Thursday , April 25 2024

‘Internet become Pakistan’s new political battleground’

24-02-2024

By SJA Jafri + Bureau Report + Agencies

ISLAMABAD/ LAHORE/ KARACHI: In Pakistan, the internet has become a battleground. Not one fought with tanks and missiles but with throttled bandwidth and targeted shutdowns.

Less than two months into 2024, Pakistan’s 128 million internet users have repeatedly been plunged into digital darkness, facing disruptions to mobile networks and social media platforms. In at least three instances in January, social media platforms such as Facebook, YouTube and Instagram have been out of reach. Now, many users have been disconnected from X (formerly Twitter) for more than 72 hours, marking the longest such disruption witnessed during this year’s election period and continuing past the voting on February 8.

This is not without precedent. Pakistan has a long history of internet disruptions, particularly during periods of political turmoil. The country witnessed a four-day blackout after the arrest of former Prime Minister Imran Khan in 2023, and access to social media applications have allegedly been blocked on more than six occasions over the past year alone. Pakistan ranks third in the world for imposing nationwide restrictions. Alarmingly, each measure was carried out with nary a whisper of warning or explanation from the Pakistan Telecommunications Authority, the telecom and internet regulator, casting serious doubts over the rule of law and Pakistan’s ambition to expand its digital economy.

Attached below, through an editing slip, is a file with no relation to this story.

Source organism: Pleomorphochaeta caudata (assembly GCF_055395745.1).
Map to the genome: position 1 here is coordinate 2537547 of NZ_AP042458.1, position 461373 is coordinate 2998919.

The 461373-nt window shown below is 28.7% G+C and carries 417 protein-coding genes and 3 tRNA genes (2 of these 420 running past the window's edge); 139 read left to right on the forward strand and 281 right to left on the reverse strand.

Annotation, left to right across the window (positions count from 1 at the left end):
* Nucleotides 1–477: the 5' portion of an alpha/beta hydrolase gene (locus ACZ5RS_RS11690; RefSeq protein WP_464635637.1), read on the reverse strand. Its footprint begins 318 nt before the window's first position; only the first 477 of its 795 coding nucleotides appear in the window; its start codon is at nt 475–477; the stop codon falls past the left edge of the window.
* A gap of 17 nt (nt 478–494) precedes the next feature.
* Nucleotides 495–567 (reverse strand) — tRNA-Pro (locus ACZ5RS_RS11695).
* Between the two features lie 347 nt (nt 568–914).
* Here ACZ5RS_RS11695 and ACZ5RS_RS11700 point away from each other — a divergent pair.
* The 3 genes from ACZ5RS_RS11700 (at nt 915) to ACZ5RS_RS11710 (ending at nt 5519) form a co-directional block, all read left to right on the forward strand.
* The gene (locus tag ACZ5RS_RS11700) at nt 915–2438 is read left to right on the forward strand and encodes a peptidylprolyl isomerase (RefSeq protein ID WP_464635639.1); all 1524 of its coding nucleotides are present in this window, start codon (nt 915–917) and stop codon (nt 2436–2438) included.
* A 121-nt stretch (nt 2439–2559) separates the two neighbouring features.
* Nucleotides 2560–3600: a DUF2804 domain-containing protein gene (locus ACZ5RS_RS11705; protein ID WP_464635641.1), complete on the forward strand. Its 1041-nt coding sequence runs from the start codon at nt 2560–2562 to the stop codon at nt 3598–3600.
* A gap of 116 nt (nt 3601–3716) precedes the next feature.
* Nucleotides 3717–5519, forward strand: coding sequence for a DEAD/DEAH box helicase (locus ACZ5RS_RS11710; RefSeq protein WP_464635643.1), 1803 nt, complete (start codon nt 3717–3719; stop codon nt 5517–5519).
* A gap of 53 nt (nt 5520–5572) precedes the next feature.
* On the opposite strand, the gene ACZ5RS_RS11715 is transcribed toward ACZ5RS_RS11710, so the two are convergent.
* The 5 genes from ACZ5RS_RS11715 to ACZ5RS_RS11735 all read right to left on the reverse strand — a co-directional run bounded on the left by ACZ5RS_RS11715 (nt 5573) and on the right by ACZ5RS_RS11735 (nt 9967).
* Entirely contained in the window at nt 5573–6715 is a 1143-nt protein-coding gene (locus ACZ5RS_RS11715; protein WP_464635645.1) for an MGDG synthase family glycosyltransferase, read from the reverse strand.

The ramifications of such actions are far-reaching. Internet censorship not only violates fundamental rights to freedom of expression and access to information but also hinders economic activity and disrupts essential services. According to the Pakistan Institute of Development Economics, a 24-hour suspension of internet services leads to a financial setback of 1.3 billion rupees ($15.6m), equivalent to a remarkable 0.57 percent of the nation’s average daily gross domestic product. Being the third largest base of freelance workers in the world, frequent disruptions can bring to a screeching halt years of progress and plunge foreign clients into a sea of doubt. In today’s interconnected world, digital access is no longer a luxury but a necessity, and its deliberate curtailment stifles innovation and progress. Perhaps most concerning are the impacts of such disruptions on democracy itself. For instance, it is deeply troubling that citizens voting in the country’s first digital election were unable to confirm their polling stations due to a lack of mobile connectivity.

Authoritarian governments have increasingly sought to use internet disruptions and blockades as weapons to crush dissent. Over the past five years, at least 46 governments have imposed social media and messaging app restrictions. The Global Network Initiative has consistently pushed against such intentional restrictions, which almost always violate the principles of proportionality and necessity. Ironically, precedent has shown that disruptions usually don’t achieve their purposes as people often find ways to access applications through less secure channels when faced with restrictions.

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